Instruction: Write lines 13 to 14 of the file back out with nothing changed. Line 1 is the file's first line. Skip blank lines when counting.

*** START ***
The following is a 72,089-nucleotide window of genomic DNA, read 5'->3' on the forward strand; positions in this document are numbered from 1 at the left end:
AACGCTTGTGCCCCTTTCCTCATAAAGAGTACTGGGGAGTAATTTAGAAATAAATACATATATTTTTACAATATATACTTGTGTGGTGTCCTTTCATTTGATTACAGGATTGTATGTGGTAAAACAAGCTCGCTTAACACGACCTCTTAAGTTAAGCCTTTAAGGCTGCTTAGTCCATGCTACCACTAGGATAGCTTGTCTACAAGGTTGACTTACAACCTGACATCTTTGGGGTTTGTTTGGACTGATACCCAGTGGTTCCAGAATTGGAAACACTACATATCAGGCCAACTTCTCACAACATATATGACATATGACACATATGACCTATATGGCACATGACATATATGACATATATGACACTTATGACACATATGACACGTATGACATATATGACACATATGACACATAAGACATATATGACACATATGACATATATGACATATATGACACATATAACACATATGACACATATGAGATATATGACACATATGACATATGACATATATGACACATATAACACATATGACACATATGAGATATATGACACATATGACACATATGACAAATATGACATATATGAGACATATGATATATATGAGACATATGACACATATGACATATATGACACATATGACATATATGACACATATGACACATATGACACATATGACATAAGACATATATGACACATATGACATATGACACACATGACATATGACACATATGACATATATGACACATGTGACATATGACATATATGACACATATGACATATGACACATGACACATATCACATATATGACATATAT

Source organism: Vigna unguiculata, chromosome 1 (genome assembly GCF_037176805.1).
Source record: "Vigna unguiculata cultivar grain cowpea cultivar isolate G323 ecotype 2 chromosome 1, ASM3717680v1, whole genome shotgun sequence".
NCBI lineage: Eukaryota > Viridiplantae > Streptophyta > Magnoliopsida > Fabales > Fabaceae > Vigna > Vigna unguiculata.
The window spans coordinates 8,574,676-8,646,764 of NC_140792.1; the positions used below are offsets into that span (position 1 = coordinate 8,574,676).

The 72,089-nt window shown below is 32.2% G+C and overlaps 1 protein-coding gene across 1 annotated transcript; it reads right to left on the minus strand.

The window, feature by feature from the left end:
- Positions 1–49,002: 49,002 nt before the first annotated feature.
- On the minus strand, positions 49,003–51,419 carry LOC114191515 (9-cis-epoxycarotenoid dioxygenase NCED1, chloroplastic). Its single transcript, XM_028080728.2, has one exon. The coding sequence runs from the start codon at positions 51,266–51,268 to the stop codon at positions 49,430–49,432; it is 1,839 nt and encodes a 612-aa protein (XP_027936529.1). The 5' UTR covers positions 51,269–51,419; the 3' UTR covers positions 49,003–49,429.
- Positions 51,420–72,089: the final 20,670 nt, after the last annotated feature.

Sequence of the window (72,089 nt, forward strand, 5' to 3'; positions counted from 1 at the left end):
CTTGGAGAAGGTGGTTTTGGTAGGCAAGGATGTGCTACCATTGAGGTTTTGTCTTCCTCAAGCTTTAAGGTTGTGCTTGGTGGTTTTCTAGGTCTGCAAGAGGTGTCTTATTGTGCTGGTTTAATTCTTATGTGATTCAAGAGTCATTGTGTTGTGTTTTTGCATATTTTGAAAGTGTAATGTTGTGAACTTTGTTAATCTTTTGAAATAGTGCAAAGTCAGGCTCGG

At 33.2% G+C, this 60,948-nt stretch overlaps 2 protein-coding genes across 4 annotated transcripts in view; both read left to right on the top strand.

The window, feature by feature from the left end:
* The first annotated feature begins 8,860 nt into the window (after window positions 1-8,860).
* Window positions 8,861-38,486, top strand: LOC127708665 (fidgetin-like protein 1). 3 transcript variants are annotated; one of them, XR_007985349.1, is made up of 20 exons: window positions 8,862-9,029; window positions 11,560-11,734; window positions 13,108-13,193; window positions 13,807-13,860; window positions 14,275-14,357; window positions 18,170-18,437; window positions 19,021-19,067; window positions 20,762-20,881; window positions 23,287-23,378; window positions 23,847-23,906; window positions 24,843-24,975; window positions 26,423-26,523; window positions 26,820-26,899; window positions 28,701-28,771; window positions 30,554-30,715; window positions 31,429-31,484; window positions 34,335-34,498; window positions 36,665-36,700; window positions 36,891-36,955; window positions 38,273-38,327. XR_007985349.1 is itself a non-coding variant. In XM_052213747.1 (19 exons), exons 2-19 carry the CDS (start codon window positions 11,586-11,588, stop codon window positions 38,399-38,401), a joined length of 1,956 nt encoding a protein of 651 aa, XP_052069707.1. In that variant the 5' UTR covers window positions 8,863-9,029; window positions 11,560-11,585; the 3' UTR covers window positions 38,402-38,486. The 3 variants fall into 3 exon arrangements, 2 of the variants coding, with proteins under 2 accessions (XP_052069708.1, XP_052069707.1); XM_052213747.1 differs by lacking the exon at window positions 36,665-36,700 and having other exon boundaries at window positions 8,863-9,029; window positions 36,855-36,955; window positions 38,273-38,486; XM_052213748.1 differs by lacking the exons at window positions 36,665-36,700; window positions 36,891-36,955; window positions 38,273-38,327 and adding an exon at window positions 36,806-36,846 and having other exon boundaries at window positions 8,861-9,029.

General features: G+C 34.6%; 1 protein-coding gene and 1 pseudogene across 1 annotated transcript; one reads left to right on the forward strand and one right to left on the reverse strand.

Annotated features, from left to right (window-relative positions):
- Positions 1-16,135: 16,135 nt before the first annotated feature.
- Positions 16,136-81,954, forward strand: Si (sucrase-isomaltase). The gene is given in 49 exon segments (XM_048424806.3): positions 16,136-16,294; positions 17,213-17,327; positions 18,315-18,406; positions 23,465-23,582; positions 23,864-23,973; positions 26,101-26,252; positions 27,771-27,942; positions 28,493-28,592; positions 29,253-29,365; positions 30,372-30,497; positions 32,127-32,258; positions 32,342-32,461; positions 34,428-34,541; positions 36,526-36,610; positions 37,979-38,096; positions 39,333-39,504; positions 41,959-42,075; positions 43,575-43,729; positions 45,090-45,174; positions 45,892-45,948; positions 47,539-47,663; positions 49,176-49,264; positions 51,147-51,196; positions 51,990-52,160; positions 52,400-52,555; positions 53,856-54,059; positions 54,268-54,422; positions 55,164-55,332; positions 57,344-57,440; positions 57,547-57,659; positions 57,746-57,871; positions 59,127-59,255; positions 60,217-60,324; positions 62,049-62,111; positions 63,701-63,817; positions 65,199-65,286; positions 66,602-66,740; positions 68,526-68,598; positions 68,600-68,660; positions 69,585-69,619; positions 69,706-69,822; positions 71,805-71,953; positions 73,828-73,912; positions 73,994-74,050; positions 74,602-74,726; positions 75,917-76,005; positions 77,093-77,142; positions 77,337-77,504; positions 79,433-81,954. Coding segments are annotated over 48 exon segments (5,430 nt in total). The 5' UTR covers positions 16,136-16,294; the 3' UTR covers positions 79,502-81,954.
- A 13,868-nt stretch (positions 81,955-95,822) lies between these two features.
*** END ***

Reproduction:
CTTGGAGAAGGTGGTTTTGGTAGGCAAGGATGTGCTACCATTGAGGTTTTGTCTTCCTCAAGCTTTAAGGTTGTGCTTGGTGGTTTTCTAGGTCTGCAAGAGGTGTCTTATTGTGCTGGTTTAATTCTTATGTGATTCAAGAGTCATTGTGTTGTGTTTTTGCATATTTTGAAAGTGTAATGTTGTGAACTTTGTTAATCTTTTGAAATAGTGCAAAGTCAGGCTCGG

At 33.2% G+C, this 60,948-nt stretch overlaps 2 protein-coding genes across 4 annotated transcripts in view; both read left to right on the top strand.